The 4,000-tonne frigate Admiral Makarov was monitored by minehunter HMS Hurworth.

According to the Royal Navy in a press release:

“Portsmouth-based minehunter HMS Hurworth and a Wildcat HMA2 helicopter from 815 Naval Air Squadron based at Yeovilton have both been sent out to monitor the movements of the Makarov.

They are the latest Royal Navy assets to be activated over the summer to monitor the activity of Russian surface ships sailing in or close to the UK’s sphere of interest.

Patrol ship HMS Mersey, destroyer HMS Diamond and frigate Montrose have all been dispatched to observe Russian vessels passing the UK in the past two months.”

The 4,000-tonne Admiral Grigorovich-class frigate joined the Russian fleet last year and is the latest in a number of Russian warships to be watched over by the Royal Navy close to UK shores.

Russian frigate Admiral Makarov sails through English Channel
Admiral Makarov is Russia’s newest warship.

37 COMMENTS

  1. Could we send out a lifeboat instead for future escort ops. Newer and most probably faster with all her bots intact!
    How embarrassing. Thank you HMG

  2. Why does it need to be? Are we expecting the Ruskies to attack? as far as i’m concerned, escorting Russian ships should be a job for the Rivers.

    • It’s pretty embarrassing, Hms Hurworth is a minehunter, according to Wikipedia max speed of 17kts…. all the Russian ship (max speed 30kts) had to do was speed up slightly and she was no longer being ‘monitored’….

      • In what way? They’re not stealing fish, harassing shipping or test firing weapons. Perhaps there was a decision not to waste sending a destroyer. Putting on a strong front would be purely for showmanship and a total waste of resources. Russia loves dicking about, lets give them the attention they deserve….very little!

        It does also say a Wildcat was sent.

      • Apart from the Spy Satellites, over the airwaves, EM spectrum, the RN EW and SIGINT bods and god knows what else you don’t see. This ship won’t have just turned up and been spotted by a modern day ROC, NATO will have monitored it from the moment it left port or soon after.

        Sure people would probably think it pretty ridiculous if we sent out a Carrier too.
        Or if our ports were full of heavily armed frigates waiting for a passing Russian ship.

        The Hunt was there available and shows the Russians we /NATO are aware.

        It is all a game. Who cares what is sent? I’d laugh if we upped the anti and sent an Archer P200!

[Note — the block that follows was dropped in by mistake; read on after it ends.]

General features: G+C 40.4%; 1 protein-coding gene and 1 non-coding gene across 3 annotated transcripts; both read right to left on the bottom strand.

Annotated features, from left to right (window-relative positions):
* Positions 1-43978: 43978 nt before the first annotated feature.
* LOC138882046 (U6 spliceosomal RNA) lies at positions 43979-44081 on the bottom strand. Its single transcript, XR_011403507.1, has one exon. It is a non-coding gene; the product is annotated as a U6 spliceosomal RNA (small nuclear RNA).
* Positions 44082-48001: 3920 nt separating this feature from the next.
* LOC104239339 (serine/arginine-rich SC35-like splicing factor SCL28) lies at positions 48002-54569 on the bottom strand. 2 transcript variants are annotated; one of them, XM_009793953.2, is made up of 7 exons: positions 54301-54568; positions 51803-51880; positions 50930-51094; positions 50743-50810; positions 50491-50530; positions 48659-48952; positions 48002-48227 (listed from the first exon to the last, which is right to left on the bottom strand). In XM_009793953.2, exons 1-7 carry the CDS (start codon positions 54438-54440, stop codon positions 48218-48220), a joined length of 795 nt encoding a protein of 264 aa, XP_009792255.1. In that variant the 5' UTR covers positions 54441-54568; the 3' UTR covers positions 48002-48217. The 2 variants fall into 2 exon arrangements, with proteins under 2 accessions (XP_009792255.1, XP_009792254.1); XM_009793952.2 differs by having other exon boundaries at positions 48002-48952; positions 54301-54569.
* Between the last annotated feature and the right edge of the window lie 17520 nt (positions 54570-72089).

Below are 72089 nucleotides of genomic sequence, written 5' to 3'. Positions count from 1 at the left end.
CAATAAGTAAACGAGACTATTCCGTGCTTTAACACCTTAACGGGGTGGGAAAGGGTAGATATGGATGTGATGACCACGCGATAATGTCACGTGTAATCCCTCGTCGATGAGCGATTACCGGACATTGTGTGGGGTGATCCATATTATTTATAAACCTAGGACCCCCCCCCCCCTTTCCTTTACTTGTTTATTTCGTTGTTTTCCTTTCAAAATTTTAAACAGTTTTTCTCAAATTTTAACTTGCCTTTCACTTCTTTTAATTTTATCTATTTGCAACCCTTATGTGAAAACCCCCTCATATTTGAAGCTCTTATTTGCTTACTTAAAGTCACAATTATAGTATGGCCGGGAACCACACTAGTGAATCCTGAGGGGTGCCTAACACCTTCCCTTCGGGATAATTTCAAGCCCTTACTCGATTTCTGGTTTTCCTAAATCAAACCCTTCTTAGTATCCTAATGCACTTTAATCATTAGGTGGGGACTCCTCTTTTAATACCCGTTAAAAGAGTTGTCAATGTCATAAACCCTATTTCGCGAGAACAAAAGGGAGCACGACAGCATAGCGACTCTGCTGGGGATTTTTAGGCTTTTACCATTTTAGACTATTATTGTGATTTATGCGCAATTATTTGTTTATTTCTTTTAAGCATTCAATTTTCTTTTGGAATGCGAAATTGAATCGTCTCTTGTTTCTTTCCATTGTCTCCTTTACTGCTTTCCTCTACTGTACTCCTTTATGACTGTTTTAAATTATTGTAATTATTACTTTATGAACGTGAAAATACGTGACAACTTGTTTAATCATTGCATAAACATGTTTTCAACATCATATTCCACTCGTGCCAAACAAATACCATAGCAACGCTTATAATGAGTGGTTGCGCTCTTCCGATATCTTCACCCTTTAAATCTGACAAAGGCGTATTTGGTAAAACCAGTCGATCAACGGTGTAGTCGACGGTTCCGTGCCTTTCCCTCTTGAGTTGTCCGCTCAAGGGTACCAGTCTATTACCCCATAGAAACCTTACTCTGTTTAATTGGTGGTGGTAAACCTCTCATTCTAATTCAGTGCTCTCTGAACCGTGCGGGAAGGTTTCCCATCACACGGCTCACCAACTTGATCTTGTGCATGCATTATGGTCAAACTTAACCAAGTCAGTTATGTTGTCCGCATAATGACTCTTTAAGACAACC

Sending our latest warship bristling with weapons ( if only ) and shadowing the Russians with guns drawn is quite frankly a stupid thing to do.

        Agree with PG it’s all a fuss over nothing.

        • Daniele, I think the principle should be, if one is going to do something, then one should it properly or not at all.
          Something that this government has absolutely no idea about.

          • Agree Gfor

            But how is it defined being done properly?

            The whole point is the “interception” of the vessel surely?

            If it say infringed UK waters and there was no RN presence then indeed it was not done properly as there was no reaction.

            But there was. And an aerial response too.

            Maybe I’m wrong and the RN NATO rule book says a vessel must be intercepted by similar or better ( bigger faster more lethal ) otherwise it’s wrong.

            On your last paragraph I’m with you all the way. This, the previous shower, the one before that and all the rest.

      • The mine hunters are a,sonsecondary offshore patrol Boats! And her radar could monitor the Russian ship until well past British waters and relay the info back go HQ.!!

    • If it’s simply a matter of monitoring and potentially alerting other assets in the (currently) highly unlikely event that the ship being monitored were to do something threatening then wouldn’t it be cheaper and at least as effective to use something like a ScanEagle drone with a suitable sensor/surveillance package? It could make sure that it is in visual range so that the ship knows that it being monitored.